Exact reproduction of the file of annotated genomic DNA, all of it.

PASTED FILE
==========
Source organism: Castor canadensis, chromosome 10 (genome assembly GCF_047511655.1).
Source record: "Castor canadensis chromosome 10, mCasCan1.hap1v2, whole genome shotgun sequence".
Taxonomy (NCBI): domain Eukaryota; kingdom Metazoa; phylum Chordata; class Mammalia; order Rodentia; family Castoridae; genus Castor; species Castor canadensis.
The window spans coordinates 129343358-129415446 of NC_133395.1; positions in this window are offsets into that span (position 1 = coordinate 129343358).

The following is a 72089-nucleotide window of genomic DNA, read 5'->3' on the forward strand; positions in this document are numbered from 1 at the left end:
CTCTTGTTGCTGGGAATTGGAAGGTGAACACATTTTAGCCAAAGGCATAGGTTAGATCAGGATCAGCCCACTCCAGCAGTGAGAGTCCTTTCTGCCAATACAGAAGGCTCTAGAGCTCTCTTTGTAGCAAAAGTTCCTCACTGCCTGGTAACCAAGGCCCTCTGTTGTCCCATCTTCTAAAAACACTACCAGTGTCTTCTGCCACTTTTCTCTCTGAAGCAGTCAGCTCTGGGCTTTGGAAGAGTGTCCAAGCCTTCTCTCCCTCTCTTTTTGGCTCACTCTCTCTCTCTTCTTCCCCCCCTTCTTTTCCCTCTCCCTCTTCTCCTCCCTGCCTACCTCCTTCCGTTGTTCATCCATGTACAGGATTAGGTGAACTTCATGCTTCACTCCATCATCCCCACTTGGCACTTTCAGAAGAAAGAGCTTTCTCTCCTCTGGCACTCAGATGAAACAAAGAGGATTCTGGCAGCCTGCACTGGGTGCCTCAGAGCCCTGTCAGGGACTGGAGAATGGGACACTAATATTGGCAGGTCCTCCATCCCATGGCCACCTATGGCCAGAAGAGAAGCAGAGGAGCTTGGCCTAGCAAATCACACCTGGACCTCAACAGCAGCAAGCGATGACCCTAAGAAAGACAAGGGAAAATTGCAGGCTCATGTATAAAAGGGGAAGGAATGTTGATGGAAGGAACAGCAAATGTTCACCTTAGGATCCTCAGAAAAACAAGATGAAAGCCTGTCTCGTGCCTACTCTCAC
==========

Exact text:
Source organism: Castor canadensis, chromosome 10 (genome assembly GCF_047511655.1).
Source record: "Castor canadensis chromosome 10, mCasCan1.hap1v2, whole genome shotgun sequence".
Taxonomy (NCBI): domain Eukaryota; kingdom Metazoa; phylum Chordata; class Mammalia; order Rodentia; family Castoridae; genus Castor; species Castor canadensis.
The window spans coordinates 129343358-129415446 of NC_133395.1; positions in this window are offsets into that span (position 1 = coordinate 129343358).

The following is a 72089-nucleotide window of genomic DNA, read 5'->3' on the forward strand; positions in this document are numbered from 1 at the left end:
CTCTTGTTGCTGGGAATTGGAAGGTGAACACATTTTAGCCAAAGGCATAGGTTAGATCAGGATCAGCCCACTCCAGCAGTGAGAGTCCTTTCTGCCAATACAGAAGGCTCTAGAGCTCTCTTTGTAGCAAAAGTTCCTCACTGCCTGGTAACCAAGGCCCTCTGTTGTCCCATCTTCTAAAAACACTACCAGTGTCTTCTGCCACTTTTCTCTCTGAAGCAGTCAGCTCTGGGCTTTGGAAGAGTGTCCAAGCCTTCTCTCCCTCTCTTTTTGGCTCACTCTCTCTCTCTTCTTCCCCCCCTTCTTTTCCCTCTCCCTCTTCTCCTCCCTGCCTACCTCCTTCCGTTGTTCATCCATGTACAGGATTAGGTGAACTTCATGCTTCACTCCATCATCCCCACTTGGCACTTTCAGAAGAAAGAGCTTTCTCTCCTCTGGCACTCAGATGAAACAAAGAGGATTCTGGCAGCCTGCACTGGGTGCCTCAGAGCCCTGTCAGGGACTGGAGAATGGGACACTAATATTGGCAGGTCCTCCATCCCATGGCCACCTATGGCCAGAAGAGAAGCAGAGGAGCTTGGCCTAGCAAATCACACCTGGACCTCAACAGCAGCAAGCGATGACCCTAAGAAAGACAAGGGAAAATTGCAGGCTCATGTATAAAAGGGGAAGGAATGTTGATGGAAGGAACAGCAAATGTTCACCTTAGGATCCTCAGAAAAACAAGATGAAAGCCTGTCTCGTGCCTACTCTCAC